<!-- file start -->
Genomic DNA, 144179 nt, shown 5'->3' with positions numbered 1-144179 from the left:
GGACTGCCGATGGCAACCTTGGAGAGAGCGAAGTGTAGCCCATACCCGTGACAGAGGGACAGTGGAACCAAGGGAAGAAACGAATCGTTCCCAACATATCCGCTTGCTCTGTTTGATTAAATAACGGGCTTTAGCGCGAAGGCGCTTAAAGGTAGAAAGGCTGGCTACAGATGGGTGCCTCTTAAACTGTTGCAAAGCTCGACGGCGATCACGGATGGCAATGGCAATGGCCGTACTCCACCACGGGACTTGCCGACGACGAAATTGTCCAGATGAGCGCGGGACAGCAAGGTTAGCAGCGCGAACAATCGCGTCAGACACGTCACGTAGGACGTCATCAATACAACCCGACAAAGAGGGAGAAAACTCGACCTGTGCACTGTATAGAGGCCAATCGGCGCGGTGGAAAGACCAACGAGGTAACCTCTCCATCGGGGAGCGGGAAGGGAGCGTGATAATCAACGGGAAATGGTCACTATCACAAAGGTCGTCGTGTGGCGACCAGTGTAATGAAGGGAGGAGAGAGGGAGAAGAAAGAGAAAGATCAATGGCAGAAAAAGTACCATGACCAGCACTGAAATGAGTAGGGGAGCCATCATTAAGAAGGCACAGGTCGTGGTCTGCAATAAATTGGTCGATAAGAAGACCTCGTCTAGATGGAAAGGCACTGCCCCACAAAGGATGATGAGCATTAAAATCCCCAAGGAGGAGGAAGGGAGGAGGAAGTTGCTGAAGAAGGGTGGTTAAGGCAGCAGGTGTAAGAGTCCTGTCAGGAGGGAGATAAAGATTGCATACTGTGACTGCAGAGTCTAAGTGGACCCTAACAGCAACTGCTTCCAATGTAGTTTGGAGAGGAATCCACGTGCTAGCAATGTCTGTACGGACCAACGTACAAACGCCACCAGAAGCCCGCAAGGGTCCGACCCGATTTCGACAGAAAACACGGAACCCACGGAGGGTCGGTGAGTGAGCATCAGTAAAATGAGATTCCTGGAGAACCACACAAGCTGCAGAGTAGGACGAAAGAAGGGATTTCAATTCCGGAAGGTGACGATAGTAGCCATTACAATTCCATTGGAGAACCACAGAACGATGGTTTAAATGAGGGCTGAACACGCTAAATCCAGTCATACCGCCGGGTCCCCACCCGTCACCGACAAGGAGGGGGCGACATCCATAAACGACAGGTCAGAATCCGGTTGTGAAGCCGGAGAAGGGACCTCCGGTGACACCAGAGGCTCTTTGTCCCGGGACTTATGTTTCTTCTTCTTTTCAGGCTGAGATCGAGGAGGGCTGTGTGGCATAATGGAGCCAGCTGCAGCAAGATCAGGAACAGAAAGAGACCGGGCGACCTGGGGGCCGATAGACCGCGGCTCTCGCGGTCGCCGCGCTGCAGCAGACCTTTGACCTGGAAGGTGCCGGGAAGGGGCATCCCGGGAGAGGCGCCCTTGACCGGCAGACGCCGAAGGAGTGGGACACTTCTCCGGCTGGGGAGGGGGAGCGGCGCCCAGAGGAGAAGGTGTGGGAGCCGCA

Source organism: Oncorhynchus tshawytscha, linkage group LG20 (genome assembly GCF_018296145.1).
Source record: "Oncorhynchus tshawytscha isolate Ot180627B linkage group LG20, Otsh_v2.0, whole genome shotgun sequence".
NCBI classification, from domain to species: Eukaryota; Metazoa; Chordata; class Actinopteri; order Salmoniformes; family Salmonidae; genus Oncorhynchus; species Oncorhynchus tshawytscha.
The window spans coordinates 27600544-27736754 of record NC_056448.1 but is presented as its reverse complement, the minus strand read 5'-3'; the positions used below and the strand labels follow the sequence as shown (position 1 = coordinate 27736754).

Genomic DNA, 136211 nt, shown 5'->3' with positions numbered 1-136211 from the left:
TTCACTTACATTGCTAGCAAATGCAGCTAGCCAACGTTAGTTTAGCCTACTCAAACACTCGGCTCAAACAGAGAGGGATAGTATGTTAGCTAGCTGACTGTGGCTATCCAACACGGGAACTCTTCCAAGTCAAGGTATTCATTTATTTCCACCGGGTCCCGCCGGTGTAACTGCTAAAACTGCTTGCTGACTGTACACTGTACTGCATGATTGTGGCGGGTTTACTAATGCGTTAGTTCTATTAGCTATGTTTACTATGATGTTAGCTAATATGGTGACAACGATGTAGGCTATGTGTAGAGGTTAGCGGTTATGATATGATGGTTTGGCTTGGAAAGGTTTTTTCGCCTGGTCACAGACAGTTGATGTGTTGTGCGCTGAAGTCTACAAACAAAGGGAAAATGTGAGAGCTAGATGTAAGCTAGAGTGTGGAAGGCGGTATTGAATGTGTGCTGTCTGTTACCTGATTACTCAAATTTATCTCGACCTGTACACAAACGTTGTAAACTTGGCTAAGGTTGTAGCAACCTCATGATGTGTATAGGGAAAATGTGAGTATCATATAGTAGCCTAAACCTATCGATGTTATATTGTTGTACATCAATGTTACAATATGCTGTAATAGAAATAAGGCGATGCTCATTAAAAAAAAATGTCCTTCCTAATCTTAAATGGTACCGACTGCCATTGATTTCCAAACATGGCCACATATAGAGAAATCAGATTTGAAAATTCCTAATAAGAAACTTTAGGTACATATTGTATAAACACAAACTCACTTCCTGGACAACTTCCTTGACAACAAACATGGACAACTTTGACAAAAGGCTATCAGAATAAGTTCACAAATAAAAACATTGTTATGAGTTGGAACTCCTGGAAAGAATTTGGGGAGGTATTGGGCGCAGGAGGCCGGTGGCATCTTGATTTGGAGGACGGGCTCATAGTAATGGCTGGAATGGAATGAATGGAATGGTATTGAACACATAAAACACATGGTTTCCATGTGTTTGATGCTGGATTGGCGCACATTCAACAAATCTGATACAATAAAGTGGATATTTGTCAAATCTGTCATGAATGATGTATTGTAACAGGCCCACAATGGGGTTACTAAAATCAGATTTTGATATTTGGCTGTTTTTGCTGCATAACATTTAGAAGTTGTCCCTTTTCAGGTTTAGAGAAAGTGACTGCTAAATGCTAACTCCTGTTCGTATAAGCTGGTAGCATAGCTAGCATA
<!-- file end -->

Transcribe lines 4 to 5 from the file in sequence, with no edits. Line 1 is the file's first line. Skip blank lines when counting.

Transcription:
Source record: "Oncorhynchus tshawytscha isolate Ot180627B linkage group LG20, Otsh_v2.0, whole genome shotgun sequence".
NCBI classification, from domain to species: Eukaryota; Metazoa; Chordata; class Actinopteri; order Salmoniformes; family Salmonidae; genus Oncorhynchus; species Oncorhynchus tshawytscha.